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Parameter 3: The trigger
Every teasing instance presupposes some sort of trigger, from which the teasing may be derived. This, however, does not imply that a trigger always needs to be clear-cut, or excessively ‘marked’; it is very likely that some teasers only require minor (non)verbal elements in a given situation to construe a teasing instance.
With this in mind, we distinguish five possible triggers for subsequent teasing instances:
A. A primary and verbal trigger. The target verbally communicates something, for which he or she is subsequently teased.
B. A primary and performative trigger. The target acts in such a way, that he or she is subsequently teased.
C. A secondary and verbal trigger. A bystander, not the target, verbally communicates something, for which the target is subsequently teased. The bystander can thus be seen as an ‘instigator’. If the utterance made by this instigator is realized consciously, we interpret the subsequent teasing instance as a joint teasing instance, in which both the teaser and the instigator strive towards teasing the target.
D. A secondary and performative trigger. A bystander acts in such a way that the target is teased for the action of this bystander.
E. A tertiary trigger. A non-animate object is the cause of a subsequent teasing instance. Consequently, no distinction in a verbal, performative or passive component is possible.
In order to further illustrate this categorization, consider the following excerpts from the corpus. Example 8 (from Friends) corresponds with a primary and performative trigger, example 9 (from The Nanny) with a tertiary trigger. In example 8, Joey is convinced that a purse for men (the so-called ‘man bag’) is the rage in Europe, whereas everyone else thinks that he looks rather feminine wearing it. It is Chandler who eloquently points out Joey’s fashion gaffe, by acting as if he is not talking to Joey, but to Joey’s mother instead (Mrs. Tribiani, line 06).
amazement, then back at Joey))
Prima facie, it seems that the trigger in this fragment is the man bag itself, which would result in a tertiary trigger. This conclusion, however, would be incorrect, since it is not the object that causes Chandler’s teasing instance, but Joey’s wearing it instead. It is, in other words, the odd combination of the manly Joey and the girly man bag that provokes Chandler’s teasing, and not the man bag on its own.
In example 9, Fran has taken the children (Brighton, Maggie and Grace) on a trip to the bridal shop where she used to work. While she is chatting with the owner, Brighton and Maggie discover a naked shop-window dummy.
As it is clear from this example, it is the non-animate shop-window dummy that causes Brighton to tease Maggie, and vice versa. The first teasing instance, uttered by Brighton, falls under category E because of a tertiary trigger, whereas the subsequent utterance by Maggie, who reacts to what Brighton just said, falls under category A.
The following table presents an overview of the quantitative results for this parameter, which clearly show that the default trigger of a teasing instance is primary and verbal (category A).
Table 2: Absolute and relative frequencies for the parameter ‘trigger'.
With regard to the question through which specific semantic features or operations verbal utterances are preferably turned into triggers that ignite a teasing instance, we point to the use of hyperunderstanding (Veale et al. 2006; Brone 2008, 2010) as one particular and popular process of intersubjective meaning coordination. In hyperunderstanding, a second speaker recycles verbal elements of a previous speaker in an unexpected, non-salient way in order to gain the rhetorical and intellectual upper hand over their opponent. The verbal element, which is picked up and reinterpreted by the second speaker is referred to as the ‘key element’ (Brone 2008). In applying this strategy, speakers present themselves as masters of verbal expression and manipulation, capable of successfully exploiting the semantic potential of their opponent’s utterance.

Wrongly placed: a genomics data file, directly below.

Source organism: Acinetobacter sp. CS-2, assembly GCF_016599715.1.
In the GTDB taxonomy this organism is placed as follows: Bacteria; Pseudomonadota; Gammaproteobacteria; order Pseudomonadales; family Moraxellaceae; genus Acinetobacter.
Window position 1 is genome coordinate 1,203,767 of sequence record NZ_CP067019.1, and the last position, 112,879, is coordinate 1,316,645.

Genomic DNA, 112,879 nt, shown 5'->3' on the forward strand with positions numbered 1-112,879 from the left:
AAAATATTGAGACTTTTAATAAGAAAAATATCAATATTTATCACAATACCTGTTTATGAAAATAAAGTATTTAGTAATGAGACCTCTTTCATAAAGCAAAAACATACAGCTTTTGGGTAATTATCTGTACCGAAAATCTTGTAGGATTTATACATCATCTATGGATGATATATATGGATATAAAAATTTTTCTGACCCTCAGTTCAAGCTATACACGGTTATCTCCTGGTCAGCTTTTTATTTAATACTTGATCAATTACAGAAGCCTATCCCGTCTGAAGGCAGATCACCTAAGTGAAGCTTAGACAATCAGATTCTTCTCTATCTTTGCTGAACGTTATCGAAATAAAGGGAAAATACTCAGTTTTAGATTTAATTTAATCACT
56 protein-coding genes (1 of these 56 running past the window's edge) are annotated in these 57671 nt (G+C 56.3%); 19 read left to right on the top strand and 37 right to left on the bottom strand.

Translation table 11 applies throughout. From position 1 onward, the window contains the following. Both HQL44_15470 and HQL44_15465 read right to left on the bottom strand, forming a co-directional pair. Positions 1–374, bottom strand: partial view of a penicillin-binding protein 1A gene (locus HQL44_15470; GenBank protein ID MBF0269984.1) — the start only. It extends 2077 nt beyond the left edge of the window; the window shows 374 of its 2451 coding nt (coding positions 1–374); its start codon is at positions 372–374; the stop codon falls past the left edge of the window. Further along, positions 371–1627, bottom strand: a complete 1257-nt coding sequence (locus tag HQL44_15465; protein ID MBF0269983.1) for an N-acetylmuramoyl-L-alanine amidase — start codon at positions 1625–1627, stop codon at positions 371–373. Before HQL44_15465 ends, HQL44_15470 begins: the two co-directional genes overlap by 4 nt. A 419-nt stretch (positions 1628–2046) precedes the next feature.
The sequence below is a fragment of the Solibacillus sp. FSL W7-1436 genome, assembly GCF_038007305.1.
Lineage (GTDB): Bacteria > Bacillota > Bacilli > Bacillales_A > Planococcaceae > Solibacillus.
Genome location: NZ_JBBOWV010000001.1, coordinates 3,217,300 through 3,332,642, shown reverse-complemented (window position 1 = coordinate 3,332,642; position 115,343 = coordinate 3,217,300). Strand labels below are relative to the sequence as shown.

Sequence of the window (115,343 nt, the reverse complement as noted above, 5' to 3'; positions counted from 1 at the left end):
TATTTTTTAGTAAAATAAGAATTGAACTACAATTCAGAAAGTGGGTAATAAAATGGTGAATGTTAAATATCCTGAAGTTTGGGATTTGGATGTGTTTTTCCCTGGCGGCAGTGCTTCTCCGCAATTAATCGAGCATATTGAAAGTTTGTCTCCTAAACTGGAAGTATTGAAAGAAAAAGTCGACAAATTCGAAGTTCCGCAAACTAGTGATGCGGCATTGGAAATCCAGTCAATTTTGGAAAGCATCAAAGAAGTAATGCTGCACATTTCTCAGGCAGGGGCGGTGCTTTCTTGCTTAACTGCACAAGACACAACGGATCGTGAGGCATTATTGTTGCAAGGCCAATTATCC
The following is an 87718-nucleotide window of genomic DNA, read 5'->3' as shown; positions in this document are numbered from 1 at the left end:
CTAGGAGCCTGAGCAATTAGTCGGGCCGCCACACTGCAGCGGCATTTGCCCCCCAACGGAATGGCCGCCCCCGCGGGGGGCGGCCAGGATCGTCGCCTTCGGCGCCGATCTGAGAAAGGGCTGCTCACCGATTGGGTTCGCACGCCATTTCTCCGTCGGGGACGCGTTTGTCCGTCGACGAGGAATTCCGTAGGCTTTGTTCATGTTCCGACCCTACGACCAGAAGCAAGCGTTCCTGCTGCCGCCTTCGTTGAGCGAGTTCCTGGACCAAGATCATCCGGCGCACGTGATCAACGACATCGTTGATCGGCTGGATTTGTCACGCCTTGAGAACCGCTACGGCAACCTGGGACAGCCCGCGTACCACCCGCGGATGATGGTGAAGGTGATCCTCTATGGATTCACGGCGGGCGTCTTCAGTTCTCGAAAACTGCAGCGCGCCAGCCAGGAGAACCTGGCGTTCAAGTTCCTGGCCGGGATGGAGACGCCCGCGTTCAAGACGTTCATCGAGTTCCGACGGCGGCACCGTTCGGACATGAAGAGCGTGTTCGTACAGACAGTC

Example 10 from The Nanny is set around the dinner table, when Fran’s mother remarks that CC seems to be reluctant to eat her tongue. It is the ambiguous value of the word tongue, meaning either the organ or the fish, that triggers Niles’ teasing instance in line 04, after CC’s excuse why she isn’t eating her tongue. At first sight, Niles’ utterance seems fully incongruous in a food-related conversation, until we realize the exploitation of the aforementioned ambiguity.
04 Niles <
o the senator will be so disappointed;>
A more sophisticated example of teasing on the basis of hyperunderstanding is the following sequence in (11) from Married with children, in which two key-elements are in play. Al opens up with a first hyperunderstanding of Peg’s question ‘did you miss me’ in the sense of “aiming (with a weapon) at somebody”. Peg, however, manages to overpower Al by suggesting that he might need ‘a bigger gun’ then. Although the word ‘gun’ has not been used by Al before, it does perfectly match the domain of weaponry, which was introduced by Al’s hyperunderstanding. In her sublime reply, Peg stays within Al’s conceptual domain and manages to set up yet another hyperunderstanding, which trumps her opponent’s initial hyperunderstanding. In her suggestion of him needing ‘a bigger gun’, she metaphorically refers to Al’s allegedly small penis, thus snatching victory from under his nose in this teasing battle.
With regard to the entire corpus, it turns out that in 67 instances (16,6 %), the realization of teasing hinges on the hyperunderstanding of some key-element, thus indicating its relative importance as a socio-semantic strategy in the realization of interactional humor.
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